More than 130 Chicago Public Schools principals on Thursday learned they'd been selected to receive generous bonuses -- some as much as $20,000 -- as recognition for their work in boosting students' academic performance.
It's the second year in a row such bonuses were handed out, and nearly half of last year's recipients were awarded again this year. In total, 134 principals will split about $1.1 million.
"We just witnessed the largest single year growth in graduation rates in a decade – the best on the record books; record college enrollment rate, more freshmen on track to graduate than ever before; and more Gates Millennium Scholars than any school system in the country," Mayor Rahm Emanuel said in a written statement. "These results don’t just happen; they are hard-won by our teachers in the classroom, parents in the home, and these incredible principals here today."
CPS provided a document detailing the award recipients, which represent 128 elementary schools and six high schools.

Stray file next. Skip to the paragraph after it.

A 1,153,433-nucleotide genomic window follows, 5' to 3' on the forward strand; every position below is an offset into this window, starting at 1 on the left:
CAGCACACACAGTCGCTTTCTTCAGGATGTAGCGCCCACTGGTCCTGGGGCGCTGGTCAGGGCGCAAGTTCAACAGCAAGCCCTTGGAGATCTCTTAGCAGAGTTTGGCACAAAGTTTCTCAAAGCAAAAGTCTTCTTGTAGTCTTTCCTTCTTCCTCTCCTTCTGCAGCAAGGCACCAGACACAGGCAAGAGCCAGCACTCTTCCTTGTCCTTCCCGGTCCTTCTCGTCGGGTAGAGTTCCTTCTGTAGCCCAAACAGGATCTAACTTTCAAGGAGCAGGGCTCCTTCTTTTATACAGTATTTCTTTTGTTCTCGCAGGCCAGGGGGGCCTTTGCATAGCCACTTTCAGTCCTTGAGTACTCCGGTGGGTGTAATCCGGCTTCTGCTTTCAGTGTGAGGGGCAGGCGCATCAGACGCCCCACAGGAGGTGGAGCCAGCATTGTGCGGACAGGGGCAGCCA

Awardees this year include:
- 6 principals achieving the $20,000 Bonus Award
- 75 principals achieving the $10,000 Bonus Award
- 53 principals achieving the $5,000 Bonus Award
- 13 principals are from Welcoming Schools
- 9 principals are from elementary and high school charters
- 7 principals are from elementary AUSL schools
- 2 principals are from military high schools
While the money comes from private donors such as philanthropist Penny Pritzker and Republican gubernatorial candidate Bruce Rauner, critics said the financial incentives were inappropriate at a time when thousands of teachers have been laid off and the district deals with a budget deficit topping $1 billion.
"There will be critics, and I understand," Emanuel told NBC Chicago. "But it is part of an overall and comprehensive plan. And the money -- taxpayers don't pay for it -- but all the parents and the children are the beneficiaries of this."
Some of the principals questioned Thursday said they would share the award with their staffs and students. Still, the money comes with no rules, meaning the principals can spend it any way they wish.
"No principal is in it for the money but it is nice to have somebody recognize that you're doing hard work every day to make sure the students in our city are on the path to college success," said Legal Prep Charter Academy principal Sam Finkelstein.
Last year, 82 principals shared $570,000 in bonus money.